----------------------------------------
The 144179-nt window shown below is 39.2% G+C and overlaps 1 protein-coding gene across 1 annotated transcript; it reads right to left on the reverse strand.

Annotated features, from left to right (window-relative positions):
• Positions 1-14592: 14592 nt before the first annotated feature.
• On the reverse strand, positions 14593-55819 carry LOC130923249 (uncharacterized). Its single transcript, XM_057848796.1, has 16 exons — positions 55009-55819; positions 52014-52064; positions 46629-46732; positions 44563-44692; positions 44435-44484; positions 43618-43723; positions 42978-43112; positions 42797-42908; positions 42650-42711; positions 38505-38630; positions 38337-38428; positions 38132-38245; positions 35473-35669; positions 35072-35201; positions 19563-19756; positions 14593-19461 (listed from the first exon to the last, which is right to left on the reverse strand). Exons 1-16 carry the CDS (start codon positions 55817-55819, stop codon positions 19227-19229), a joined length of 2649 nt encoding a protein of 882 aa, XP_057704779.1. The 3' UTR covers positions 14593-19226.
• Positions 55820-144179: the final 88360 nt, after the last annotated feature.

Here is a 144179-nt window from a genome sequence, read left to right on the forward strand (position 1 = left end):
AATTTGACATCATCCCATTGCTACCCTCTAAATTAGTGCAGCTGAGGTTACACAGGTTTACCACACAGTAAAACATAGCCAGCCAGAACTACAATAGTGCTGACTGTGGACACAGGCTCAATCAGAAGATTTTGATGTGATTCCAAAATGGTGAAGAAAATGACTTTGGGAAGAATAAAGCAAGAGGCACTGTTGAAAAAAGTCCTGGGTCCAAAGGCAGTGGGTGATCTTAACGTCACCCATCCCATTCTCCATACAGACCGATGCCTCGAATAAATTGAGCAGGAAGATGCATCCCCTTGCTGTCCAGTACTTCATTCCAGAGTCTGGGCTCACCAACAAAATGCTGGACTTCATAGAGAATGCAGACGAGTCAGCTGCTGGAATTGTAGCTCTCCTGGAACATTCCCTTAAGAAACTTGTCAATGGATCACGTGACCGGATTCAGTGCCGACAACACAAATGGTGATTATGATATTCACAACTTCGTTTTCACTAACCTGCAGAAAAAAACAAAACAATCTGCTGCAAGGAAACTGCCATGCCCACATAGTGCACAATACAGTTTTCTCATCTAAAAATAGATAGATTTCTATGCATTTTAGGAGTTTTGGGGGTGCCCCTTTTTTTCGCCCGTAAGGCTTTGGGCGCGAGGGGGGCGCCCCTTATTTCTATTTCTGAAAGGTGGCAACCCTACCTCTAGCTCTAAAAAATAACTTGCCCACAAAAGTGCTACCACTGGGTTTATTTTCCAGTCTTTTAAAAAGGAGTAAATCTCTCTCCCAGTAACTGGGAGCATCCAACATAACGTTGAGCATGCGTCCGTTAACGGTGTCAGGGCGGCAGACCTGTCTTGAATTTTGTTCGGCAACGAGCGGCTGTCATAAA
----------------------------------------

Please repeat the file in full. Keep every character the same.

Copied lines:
The 144179-nt window shown below is 39.2% G+C and overlaps 1 protein-coding gene across 1 annotated transcript; it reads right to left on the reverse strand.

Annotated features, from left to right (window-relative positions):
• Positions 1-14592: 14592 nt before the first annotated feature.
• On the reverse strand, positions 14593-55819 carry LOC130923249 (uncharacterized). Its single transcript, XM_057848796.1, has 16 exons — positions 55009-55819; positions 52014-52064; positions 46629-46732; positions 44563-44692; positions 44435-44484; positions 43618-43723; positions 42978-43112; positions 42797-42908; positions 42650-42711; positions 38505-38630; positions 38337-38428; positions 38132-38245; positions 35473-35669; positions 35072-35201; positions 19563-19756; positions 14593-19461 (listed from the first exon to the last, which is right to left on the reverse strand). Exons 1-16 carry the CDS (start codon positions 55817-55819, stop codon positions 19227-19229), a joined length of 2649 nt encoding a protein of 882 aa, XP_057704779.1. The 3' UTR covers positions 14593-19226.
• Positions 55820-144179: the final 88360 nt, after the last annotated feature.

Here is a 144179-nt window from a genome sequence, read left to right on the forward strand (position 1 = left end):
AATTTGACATCATCCCATTGCTACCCTCTAAATTAGTGCAGCTGAGGTTACACAGGTTTACCACACAGTAAAACATAGCCAGCCAGAACTACAATAGTGCTGACTGTGGACACAGGCTCAATCAGAAGATTTTGATGTGATTCCAAAATGGTGAAGAAAATGACTTTGGGAAGAATAAAGCAAGAGGCACTGTTGAAAAAAGTCCTGGGTCCAAAGGCAGTGGGTGATCTTAACGTCACCCATCCCATTCTCCATACAGACCGATGCCTCGAATAAATTGAGCAGGAAGATGCATCCCCTTGCTGTCCAGTACTTCATTCCAGAGTCTGGGCTCACCAACAAAATGCTGGACTTCATAGAGAATGCAGACGAGTCAGCTGCTGGAATTGTAGCTCTCCTGGAACATTCCCTTAAGAAACTTGTCAATGGATCACGTGACCGGATTCAGTGCCGACAACACAAATGGTGATTATGATATTCACAACTTCGTTTTCACTAACCTGCAGAAAAAAACAAAACAATCTGCTGCAAGGAAACTGCCATGCCCACATAGTGCACAATACAGTTTTCTCATCTAAAAATAGATAGATTTCTATGCATTTTAGGAGTTTTGGGGGTGCCCCTTTTTTTCGCCCGTAAGGCTTTGGGCGCGAGGGGGGCGCCCCTTATTTCTATTTCTGAAAGGTGGCAACCCTACCTCTAGCTCTAAAAAATAACTTGCCCACAAAAGTGCTACCACTGGGTTTATTTTCCAGTCTTTTAAAAAGGAGTAAATCTCTCTCCCAGTAACTGGGAGCATCCAACATAACGTTGAGCATGCGTCCGTTAACGGTGTCAGGGCGGCAGACCTGTCTTGAATTTTGTTCGGCAACGAGCGGCTGTCATAAA